The next day, Tuesday June 19, 2012, McKayla was evaluated by the Olympic medical board to assess her post-concussive state and determine if she would attend the Olympic trials in San Jose, California. During this evaluation McKayla not only showed normal improvements in her strength, but she did not show any eye tracking problems and had completely restored the balance in her vestibular system.
But even better, she was given specific exercises based upon her neurological evaluation to perform as on-going therapy provided by Dr. Groves. She is now one of five on the U.S. Olympic team representing the United States in London.
The popularity of chiropractic has grown around the world. Every athlete is looking for an edge and they are finding that chiropractic offers a hands-on, drug-free advantage. Athletes are finely tuned humans and when one seemingly insignificant part of their physiology is not performing correctly they lose function; adding time or shortening distances to their event.
What is the difference between you and a world class Olympic athlete? You are an athelete whether you admit to it or not. You are meant to move freely and function without interference. You may find yourself functioning less than you once did. For that reason, advanced chiropractic programs are developing new ways to:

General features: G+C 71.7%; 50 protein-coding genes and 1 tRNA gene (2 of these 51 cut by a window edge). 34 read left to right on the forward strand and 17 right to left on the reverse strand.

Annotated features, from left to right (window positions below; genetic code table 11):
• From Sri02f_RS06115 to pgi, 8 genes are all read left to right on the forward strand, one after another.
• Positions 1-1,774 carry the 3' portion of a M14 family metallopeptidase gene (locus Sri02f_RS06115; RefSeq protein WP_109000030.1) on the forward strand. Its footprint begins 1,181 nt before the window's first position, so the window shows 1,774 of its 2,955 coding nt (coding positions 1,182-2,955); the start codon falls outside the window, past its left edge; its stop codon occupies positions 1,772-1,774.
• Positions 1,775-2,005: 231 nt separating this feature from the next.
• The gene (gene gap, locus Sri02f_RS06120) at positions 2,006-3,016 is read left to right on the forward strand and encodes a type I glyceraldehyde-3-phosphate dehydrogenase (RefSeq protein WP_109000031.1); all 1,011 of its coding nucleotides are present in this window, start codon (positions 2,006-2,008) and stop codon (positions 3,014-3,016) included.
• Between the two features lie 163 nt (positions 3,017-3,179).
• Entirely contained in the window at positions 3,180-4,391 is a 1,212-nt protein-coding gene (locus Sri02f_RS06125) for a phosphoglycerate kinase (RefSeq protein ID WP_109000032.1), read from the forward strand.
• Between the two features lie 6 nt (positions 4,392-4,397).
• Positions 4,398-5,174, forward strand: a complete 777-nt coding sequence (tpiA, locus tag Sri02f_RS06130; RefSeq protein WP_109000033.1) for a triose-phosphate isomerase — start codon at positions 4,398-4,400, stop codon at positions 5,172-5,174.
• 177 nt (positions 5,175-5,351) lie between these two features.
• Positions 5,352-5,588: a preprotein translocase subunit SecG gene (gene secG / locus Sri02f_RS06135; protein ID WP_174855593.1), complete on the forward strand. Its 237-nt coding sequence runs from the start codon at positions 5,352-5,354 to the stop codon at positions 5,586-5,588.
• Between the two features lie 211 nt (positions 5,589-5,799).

- Reduce motor reaction times
- Increase stability of the body
- Increase coordination of movements
- Increase oxygen transportation and usage
- Reduce bio mechanical joint position errors
- Performing person-specific neurological exercise regimes
- Provide a lifetime of physiological and neurologic care
As you watch the London Olympics notice how these world-class athletes use their bodies whether they are on land, in the water, or flying through the air. Every movement, every breath, and every system of their body is working in synchronized coordination to propel themselves through space. Notice how similar or dissimilar you are to them. It’s all about degrees of performance.
Let the games begin.
For more information on performance improvement neurology go to functional chiropractic neurology.
Dr. Peter Lind is a wellness chiropractor and board eligible chiropractic neurologist. For more information about his health information go to StressHedge
**Created by Dr. Peter Lind for “Stress and Health with Dr. Peter Lind” in the Communities@WashingtonTimes.com. Used with permission.